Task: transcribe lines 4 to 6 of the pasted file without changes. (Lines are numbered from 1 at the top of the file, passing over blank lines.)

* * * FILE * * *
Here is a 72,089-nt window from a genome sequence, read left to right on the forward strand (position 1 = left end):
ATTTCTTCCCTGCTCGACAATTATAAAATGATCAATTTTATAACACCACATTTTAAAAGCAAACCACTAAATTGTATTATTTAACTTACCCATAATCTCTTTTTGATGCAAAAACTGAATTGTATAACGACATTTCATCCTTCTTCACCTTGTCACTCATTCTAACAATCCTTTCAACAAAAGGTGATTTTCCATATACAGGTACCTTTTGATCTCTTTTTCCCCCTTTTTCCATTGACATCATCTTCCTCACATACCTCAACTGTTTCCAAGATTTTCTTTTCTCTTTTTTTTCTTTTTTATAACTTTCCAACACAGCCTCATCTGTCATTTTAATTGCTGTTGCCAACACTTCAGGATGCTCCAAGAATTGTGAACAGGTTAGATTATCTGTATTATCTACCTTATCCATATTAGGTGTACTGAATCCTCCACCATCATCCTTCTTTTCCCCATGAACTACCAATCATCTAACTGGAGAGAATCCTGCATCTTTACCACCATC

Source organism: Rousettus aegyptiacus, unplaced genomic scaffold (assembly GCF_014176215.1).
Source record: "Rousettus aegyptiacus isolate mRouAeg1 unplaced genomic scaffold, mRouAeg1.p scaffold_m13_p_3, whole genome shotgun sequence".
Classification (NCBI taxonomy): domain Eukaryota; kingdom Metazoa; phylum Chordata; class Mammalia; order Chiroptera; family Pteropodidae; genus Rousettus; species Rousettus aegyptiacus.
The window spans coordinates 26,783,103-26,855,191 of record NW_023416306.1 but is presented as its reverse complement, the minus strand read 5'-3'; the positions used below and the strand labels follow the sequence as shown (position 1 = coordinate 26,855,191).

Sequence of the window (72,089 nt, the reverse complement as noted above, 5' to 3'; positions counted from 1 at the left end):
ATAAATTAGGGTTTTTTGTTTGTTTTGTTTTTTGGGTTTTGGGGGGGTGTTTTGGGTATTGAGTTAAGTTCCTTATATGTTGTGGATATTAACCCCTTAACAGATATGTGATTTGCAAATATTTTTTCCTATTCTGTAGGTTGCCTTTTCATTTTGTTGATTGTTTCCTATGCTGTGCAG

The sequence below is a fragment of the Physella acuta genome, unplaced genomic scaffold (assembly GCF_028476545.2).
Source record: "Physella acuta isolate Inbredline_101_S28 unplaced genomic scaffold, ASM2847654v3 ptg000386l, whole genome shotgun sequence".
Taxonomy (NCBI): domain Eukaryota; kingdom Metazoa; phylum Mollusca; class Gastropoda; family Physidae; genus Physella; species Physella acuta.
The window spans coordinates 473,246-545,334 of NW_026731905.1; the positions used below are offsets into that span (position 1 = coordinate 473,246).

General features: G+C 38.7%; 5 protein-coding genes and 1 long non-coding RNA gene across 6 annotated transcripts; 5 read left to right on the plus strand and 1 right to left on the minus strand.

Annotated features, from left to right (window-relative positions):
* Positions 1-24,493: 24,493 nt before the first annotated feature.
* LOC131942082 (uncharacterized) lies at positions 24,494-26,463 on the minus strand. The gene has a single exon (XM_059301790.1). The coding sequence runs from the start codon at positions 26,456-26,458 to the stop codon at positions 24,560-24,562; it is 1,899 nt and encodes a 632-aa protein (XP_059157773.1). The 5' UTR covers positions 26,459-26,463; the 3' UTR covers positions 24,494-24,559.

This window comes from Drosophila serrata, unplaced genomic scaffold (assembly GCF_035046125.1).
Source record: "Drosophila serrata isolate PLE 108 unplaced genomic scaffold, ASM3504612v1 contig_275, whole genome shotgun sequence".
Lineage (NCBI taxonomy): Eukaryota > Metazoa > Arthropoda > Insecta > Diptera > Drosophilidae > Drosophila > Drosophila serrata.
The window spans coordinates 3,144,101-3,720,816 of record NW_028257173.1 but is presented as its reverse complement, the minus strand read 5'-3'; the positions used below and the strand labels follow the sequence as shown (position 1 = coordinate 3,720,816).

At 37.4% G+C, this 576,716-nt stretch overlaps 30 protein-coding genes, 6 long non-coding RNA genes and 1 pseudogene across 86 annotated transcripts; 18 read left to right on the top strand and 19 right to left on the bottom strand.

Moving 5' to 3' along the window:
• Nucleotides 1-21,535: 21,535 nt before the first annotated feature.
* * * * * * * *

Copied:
Source record: "Rousettus aegyptiacus isolate mRouAeg1 unplaced genomic scaffold, mRouAeg1.p scaffold_m13_p_3, whole genome shotgun sequence".
Classification (NCBI taxonomy): domain Eukaryota; kingdom Metazoa; phylum Chordata; class Mammalia; order Chiroptera; family Pteropodidae; genus Rousettus; species Rousettus aegyptiacus.
The window spans coordinates 26,783,103-26,855,191 of record NW_023416306.1 but is presented as its reverse complement, the minus strand read 5'-3'; the positions used below and the strand labels follow the sequence as shown (position 1 = coordinate 26,855,191).